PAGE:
My wife is a sliding door

tree circles 4

By Steven Hendrix

My in-laws have an alarm system
that speaks when you open a door
they don’t have air conditioning
so in the summer
opening the sliding door
lets in the cooler air
coming off the ocean
in Huntington Beach
something is wrong with the alarm censor
on that door however
so when you open the sliding door
it’s a good five minutes
before it says “kitchen sliding door”

it’s getting later so
I ask my wife what she wants for dinner

there’s some silence
before she continues speaking
about her school
about how it isn’t right
that underprivileged kids
already at a disadvantage
should be shoved into classrooms
with thirty-four students
how these students
many with parents who speak
little to no english
many with parents
who themselves don’t have
high school diplomas
many who need extra attention
and fewer distractions
must deal with small, cramped spaces
old, used equipment
more time spent managing a classroom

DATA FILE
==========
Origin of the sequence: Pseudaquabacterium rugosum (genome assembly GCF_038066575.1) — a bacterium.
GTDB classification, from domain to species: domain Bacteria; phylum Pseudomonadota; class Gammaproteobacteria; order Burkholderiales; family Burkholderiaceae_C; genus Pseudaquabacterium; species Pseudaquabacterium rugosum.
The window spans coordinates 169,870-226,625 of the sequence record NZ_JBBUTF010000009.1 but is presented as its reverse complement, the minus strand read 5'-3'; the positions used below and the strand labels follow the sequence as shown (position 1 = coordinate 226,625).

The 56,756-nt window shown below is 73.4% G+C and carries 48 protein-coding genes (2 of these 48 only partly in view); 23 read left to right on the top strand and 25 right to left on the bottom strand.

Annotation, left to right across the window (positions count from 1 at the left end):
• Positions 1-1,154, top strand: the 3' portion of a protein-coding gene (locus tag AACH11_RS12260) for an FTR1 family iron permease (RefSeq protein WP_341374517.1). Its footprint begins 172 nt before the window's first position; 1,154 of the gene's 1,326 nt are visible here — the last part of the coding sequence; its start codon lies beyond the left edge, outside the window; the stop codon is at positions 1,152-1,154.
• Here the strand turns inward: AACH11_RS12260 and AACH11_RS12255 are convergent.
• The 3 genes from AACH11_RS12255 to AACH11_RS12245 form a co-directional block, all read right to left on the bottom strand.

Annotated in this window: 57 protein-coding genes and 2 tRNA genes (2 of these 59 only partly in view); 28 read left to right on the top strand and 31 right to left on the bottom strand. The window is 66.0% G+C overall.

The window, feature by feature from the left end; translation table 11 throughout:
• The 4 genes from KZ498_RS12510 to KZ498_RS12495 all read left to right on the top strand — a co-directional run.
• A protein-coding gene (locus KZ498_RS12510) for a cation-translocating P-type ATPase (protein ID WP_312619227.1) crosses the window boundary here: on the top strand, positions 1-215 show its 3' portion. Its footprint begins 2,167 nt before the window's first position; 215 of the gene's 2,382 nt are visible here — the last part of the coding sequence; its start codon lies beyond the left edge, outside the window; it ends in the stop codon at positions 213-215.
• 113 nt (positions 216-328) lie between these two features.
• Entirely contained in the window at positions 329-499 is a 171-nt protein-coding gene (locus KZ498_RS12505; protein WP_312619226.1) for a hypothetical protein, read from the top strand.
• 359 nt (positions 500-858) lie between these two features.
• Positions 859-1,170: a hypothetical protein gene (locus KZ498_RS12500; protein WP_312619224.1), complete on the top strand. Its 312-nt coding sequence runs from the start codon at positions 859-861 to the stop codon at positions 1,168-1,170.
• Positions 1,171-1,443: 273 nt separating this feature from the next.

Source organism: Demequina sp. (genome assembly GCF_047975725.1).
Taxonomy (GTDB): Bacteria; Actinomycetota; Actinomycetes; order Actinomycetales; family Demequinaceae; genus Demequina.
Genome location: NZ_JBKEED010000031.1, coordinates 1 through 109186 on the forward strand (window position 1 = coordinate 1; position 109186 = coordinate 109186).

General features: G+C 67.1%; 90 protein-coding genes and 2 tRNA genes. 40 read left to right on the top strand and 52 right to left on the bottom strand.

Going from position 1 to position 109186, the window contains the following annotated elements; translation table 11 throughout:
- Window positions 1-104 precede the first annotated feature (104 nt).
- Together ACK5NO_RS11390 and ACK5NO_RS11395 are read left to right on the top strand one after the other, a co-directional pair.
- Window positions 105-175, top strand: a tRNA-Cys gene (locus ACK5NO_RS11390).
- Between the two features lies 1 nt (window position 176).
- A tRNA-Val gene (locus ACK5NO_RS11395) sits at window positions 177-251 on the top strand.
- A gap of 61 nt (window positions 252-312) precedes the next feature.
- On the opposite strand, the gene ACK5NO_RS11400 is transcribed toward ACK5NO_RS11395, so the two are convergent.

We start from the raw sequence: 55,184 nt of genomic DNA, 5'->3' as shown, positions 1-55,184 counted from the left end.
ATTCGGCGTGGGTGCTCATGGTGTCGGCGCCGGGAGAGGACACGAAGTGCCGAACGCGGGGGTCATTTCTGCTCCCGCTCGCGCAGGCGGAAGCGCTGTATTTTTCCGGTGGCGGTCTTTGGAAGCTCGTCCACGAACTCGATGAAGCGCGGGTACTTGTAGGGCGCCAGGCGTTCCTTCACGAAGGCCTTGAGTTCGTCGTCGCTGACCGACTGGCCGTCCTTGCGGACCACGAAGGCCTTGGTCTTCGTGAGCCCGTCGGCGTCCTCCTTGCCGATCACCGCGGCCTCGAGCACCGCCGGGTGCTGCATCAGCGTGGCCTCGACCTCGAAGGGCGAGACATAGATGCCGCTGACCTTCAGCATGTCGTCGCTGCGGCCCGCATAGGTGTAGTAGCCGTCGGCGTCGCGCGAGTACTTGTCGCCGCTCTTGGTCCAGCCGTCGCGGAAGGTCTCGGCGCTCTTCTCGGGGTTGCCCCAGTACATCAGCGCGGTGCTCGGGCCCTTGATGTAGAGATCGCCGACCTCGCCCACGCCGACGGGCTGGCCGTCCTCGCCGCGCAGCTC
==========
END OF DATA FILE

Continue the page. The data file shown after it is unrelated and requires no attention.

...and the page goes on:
than teaching
taking tests every week
that don’t truly assess their ability to learn
“there’s no equity in American schools” she says
“socio-economics plays too much
of a role in a child’s ability learn
in American schools,” she says
“teachers are becoming jaded
because they feel like their hands
are tied and they have no freedom
to teach kids individually
according their unique learning styles,” she says
“children aren’t standardized,
so tests shouldn’t be standardized,” she says
“the most qualified to teach go into other fields
because teachers aren’t paid enough,” she says
“obviously we don’t value education
as much as we pretend to
or we’d fund it,” she says
“many children are starting school too early
when they aren’t mature enough or ready to learn;
teaching to tests is too academic for most children,
they should be learning through playing,
but there’s no time for children to play
because they’re too busy being taught
how to successfully take a test;
critical thinking is rarely a component
of standardized teaching,
yet it’s probably the most important thing
a child can learn.”

she pauses, a little out of breath,
after her impassioned rant,
and we sit there in silence for a few moments

“chicken tandoori,” she says.

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